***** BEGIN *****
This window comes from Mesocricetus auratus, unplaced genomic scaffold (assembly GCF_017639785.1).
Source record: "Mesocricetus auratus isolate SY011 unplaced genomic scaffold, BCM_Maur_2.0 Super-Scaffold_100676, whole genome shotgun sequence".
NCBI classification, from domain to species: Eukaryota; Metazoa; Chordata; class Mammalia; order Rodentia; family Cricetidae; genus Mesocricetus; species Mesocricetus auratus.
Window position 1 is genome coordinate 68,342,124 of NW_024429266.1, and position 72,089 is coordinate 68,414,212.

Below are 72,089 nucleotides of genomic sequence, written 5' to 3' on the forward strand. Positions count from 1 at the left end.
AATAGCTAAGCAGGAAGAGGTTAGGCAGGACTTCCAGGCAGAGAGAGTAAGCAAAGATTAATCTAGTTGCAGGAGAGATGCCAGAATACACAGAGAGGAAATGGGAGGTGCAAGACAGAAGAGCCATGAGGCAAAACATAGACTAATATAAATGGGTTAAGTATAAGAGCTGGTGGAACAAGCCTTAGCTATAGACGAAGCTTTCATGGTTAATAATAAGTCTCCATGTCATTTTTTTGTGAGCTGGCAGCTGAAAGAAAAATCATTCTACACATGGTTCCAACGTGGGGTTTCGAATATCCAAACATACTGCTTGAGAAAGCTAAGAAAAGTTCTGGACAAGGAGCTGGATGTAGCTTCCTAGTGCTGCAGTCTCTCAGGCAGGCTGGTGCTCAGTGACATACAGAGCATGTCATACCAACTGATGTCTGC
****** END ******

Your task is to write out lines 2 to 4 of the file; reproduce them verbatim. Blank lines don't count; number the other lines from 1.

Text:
Source record: "Mesocricetus auratus isolate SY011 unplaced genomic scaffold, BCM_Maur_2.0 Super-Scaffold_100676, whole genome shotgun sequence".
NCBI classification, from domain to species: Eukaryota; Metazoa; Chordata; class Mammalia; order Rodentia; family Cricetidae; genus Mesocricetus; species Mesocricetus auratus.
Window position 1 is genome coordinate 68,342,124 of NW_024429266.1, and position 72,089 is coordinate 68,414,212.